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Dale's drainage issue --- customer's house --- pictures

Posts: 1233
Location: Chicago/San Francisco
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> happy...

Sounds like the Polish guy doing my B-in-law's 3rd Flr remodel. Wacik(sp?) by name. 65 some odd, works 16 hours a day 6-1/2 days a week, owns 3 small apt buildings, gets pissed when B-in-law tries to get him to stand down for a joke and a beer. (Might be my BIL's jokes, though...or his beer <g>). Wacik ends up doing it his way most of the time, though he gets a little conflicted when I show up on the scene - fortunately we usually agree. <g>

I think the suits call it "account management". My version for service plumbing (you get pretty motivated this way when you're essentially working piece work and not paid for travel) is - never talk about anything but the job to the customer and start talking before they do as they open the door: "Where's the plumbing problem, Lady?" And "What did you notice first?" And similar specifics to get the facts while not wasting time on (or even mentioning) their personal interpretations. Worked wonders mostly but for two or three guys who got a bit disgruntled over lack of audience for their personal insights. I gave as fair a shake as possible and occasionally took shit for it from the company but that was my business, not theirs, and it all happened _fast_. And I got to talk straight which was one of the real perks of that particular job.

But that was a particular situation where the customer had cheap insurance and the fix-it guy (me) got paid by the company and not them. The rules of that game were cut'n'dried in one of those 20 page piles that we have to sign to live these days and _I_ knew the rules. I just phoned the company first sign of "confusion" and handed the phone to the home owner and proceeded on with the necessary work. IOW, the customer was fairly constrained. Your situation probably requires more, ah, empathy.

Posts: 9002
Location: Victoria British Columbia-Canada
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The customer chose a contractor and rolled the dice. He lost. It was an absolute joke. The guy sent lackies who were very keen on avoiding any sort of hard work or quality workmanship. They dug the drain pits 1/6 the sizes that we talked about and they got crushed rock all over the lawn and in the flower beds. The machine tore up the lawn while digging little holes that a man could hand dig in a few hours. My customer has health issues that affect his judgment. He took a lot of medication that day and he paid for the work when it was incomplete. Most phone calls were ignored after that. They came back for a pile of dirt and some stray tools, but never did return to clean up the mess. When we walked around talking about the job in the beginning, the contractor showed where pits would be. They were to be large enough to accommodate all rock and broken concrete on site. Everything was to be backfilled. None of the waste aggregate was used and no backfilling was done. The guy who laid the pipe did a decent job. All other work was shoddy or not done at all.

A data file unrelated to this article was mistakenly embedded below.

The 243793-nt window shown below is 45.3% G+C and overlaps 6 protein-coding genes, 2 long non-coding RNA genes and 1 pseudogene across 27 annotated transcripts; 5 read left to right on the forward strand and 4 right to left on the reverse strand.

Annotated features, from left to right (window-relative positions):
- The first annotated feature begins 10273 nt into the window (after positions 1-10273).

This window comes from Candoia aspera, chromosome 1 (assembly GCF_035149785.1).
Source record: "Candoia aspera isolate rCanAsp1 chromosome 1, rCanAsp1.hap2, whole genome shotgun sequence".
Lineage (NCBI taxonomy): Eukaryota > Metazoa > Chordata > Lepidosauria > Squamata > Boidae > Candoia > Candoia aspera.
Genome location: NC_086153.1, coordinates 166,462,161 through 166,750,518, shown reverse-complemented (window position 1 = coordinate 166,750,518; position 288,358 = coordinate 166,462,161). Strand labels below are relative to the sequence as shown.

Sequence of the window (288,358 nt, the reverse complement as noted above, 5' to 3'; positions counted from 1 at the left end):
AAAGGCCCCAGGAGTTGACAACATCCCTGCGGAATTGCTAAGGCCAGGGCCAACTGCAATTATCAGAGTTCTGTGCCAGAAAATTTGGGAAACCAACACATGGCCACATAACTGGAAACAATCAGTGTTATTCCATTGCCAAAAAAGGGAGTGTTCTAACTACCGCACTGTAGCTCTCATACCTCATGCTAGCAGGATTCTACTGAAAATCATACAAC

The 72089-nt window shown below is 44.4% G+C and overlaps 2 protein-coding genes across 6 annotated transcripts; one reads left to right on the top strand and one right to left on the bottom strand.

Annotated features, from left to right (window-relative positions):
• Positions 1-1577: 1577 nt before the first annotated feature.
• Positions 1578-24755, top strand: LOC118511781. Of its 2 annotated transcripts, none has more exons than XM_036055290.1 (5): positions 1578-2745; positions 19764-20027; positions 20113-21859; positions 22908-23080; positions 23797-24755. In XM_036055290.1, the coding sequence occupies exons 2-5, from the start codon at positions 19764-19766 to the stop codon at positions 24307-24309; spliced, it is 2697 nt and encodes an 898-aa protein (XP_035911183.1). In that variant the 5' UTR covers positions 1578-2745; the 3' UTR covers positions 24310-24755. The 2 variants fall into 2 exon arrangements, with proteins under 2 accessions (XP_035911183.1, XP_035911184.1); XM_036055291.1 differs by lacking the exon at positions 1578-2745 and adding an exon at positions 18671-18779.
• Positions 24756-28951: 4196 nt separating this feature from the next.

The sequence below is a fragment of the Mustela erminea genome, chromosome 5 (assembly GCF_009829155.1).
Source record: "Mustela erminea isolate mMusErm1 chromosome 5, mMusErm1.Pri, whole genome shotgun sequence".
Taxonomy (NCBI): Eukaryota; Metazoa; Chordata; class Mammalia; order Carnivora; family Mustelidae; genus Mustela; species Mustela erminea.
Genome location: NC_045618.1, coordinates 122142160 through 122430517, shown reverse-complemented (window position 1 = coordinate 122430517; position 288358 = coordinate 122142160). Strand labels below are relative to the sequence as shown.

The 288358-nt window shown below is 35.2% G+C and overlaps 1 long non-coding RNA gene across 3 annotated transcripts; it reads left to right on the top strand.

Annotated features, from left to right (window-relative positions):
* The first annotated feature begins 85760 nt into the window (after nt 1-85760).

This all happened on a day when I was away until 2 pm. I had no luck in convincing the customer that things were going very badly. He spent $4000 on about $1500 worth of work. The contractor who priced the job was never seen again. All communication went through an underling who pleaded ignorance. Whenever quality was brought up, they talked about the lack of permits ( a not too veiled threat).

I stand by my method of hiring only by the hour and disposing of anyone who is useless right away. This job proceeded perfectly, until control was given to someone of low character.

It took a week to clean up their mess and finish the job.
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Gosh Dale,

So sorry your client had to go through this.....

I will say for the record, that by the hour or contract...there are bad apples out there that do poor work and take advantage of folks like you client.

I still profess that "professionals," in most guild crafts and related occupations, work by a set metric (contract) and what clients really need to have before hiring is really only 3 major parts:

1. References with photos of work done.

2. A set contractual price or ceiling of maximum amount the work will cost.

3. A pay schedule of no more than 1/3 up front and final payment(s) are held to job completion and satisfaction.

Those little steps in vetting contractors would save this kind of thing from seldom happening...

Your client is lucky to have you come back to help.


When I was younger I felt like a man trapped inside a woman's body. Then I was born. My twin is a tiny ad:
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